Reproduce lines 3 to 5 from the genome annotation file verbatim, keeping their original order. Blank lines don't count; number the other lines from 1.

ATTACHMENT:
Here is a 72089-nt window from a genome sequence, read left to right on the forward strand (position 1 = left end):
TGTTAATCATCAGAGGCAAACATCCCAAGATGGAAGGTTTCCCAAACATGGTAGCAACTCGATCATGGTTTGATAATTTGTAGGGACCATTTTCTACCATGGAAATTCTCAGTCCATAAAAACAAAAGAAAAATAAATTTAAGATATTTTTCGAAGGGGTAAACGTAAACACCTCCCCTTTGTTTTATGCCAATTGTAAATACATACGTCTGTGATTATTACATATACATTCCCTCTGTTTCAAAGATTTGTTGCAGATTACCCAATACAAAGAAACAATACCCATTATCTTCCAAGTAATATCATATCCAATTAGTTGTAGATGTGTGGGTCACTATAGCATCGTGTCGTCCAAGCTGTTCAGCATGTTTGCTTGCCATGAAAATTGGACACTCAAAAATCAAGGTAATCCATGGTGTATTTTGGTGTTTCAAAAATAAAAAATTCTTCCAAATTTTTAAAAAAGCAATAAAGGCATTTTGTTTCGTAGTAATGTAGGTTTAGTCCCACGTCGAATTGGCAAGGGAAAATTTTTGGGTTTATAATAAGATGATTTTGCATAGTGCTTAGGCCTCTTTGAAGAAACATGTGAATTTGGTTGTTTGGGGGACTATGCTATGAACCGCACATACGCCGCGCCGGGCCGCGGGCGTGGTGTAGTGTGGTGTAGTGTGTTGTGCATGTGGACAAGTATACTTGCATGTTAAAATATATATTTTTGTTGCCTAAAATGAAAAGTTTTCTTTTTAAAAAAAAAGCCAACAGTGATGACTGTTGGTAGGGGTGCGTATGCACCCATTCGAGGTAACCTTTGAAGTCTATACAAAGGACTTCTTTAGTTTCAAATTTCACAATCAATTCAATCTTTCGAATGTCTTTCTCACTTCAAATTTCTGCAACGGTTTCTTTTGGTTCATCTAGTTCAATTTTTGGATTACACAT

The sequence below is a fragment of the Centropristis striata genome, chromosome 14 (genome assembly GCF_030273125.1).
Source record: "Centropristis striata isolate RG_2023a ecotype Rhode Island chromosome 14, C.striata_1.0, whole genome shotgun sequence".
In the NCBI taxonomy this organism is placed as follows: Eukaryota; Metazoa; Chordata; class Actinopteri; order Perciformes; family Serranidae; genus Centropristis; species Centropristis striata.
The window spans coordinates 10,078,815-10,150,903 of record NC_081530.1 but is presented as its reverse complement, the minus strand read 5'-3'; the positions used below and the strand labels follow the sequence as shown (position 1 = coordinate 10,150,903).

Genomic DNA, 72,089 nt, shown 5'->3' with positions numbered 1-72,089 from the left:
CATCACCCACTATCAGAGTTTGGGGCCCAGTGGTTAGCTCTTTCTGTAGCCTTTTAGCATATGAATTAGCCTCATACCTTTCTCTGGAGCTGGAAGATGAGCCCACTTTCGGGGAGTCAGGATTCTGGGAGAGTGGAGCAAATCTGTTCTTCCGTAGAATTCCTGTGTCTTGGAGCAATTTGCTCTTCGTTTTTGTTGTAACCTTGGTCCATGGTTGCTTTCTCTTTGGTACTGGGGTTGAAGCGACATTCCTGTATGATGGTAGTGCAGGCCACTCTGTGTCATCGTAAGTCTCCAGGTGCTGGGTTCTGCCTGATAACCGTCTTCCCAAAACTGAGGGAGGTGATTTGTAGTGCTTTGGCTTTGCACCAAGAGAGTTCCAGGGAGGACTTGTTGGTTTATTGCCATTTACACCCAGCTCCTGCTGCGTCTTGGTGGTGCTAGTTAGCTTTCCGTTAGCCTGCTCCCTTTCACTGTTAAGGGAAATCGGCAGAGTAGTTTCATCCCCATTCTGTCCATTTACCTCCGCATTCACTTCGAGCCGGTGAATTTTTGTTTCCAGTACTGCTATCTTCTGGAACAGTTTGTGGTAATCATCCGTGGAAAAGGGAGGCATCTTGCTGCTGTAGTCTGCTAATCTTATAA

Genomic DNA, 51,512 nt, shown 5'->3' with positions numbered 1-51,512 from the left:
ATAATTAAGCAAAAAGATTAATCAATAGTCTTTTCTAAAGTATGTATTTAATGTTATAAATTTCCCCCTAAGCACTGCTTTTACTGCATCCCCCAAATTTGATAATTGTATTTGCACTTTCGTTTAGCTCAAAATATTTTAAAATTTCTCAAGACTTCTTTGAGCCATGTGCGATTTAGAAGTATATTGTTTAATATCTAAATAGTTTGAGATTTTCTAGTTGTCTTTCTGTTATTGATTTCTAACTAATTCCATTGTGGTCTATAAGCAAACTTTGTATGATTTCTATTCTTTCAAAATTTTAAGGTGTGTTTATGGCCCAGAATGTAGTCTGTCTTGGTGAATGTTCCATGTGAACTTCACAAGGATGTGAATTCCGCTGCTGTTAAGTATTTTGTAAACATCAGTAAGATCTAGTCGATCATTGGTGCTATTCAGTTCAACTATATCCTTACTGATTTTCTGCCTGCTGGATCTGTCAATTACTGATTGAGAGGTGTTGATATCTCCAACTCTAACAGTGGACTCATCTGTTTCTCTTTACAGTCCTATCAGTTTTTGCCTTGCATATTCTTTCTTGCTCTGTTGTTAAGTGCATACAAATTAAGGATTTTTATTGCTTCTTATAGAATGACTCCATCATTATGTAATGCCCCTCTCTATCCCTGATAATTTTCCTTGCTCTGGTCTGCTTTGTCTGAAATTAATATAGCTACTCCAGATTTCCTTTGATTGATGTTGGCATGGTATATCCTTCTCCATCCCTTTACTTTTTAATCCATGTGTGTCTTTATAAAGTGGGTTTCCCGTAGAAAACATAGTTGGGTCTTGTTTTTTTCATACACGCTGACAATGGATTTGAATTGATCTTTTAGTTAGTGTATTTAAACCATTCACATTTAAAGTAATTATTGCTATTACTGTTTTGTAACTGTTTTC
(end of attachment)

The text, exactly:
The sequence below is a fragment of the Centropristis striata genome, chromosome 14 (genome assembly GCF_030273125.1).
Source record: "Centropristis striata isolate RG_2023a ecotype Rhode Island chromosome 14, C.striata_1.0, whole genome shotgun sequence".
In the NCBI taxonomy this organism is placed as follows: Eukaryota; Metazoa; Chordata; class Actinopteri; order Perciformes; family Serranidae; genus Centropristis; species Centropristis striata.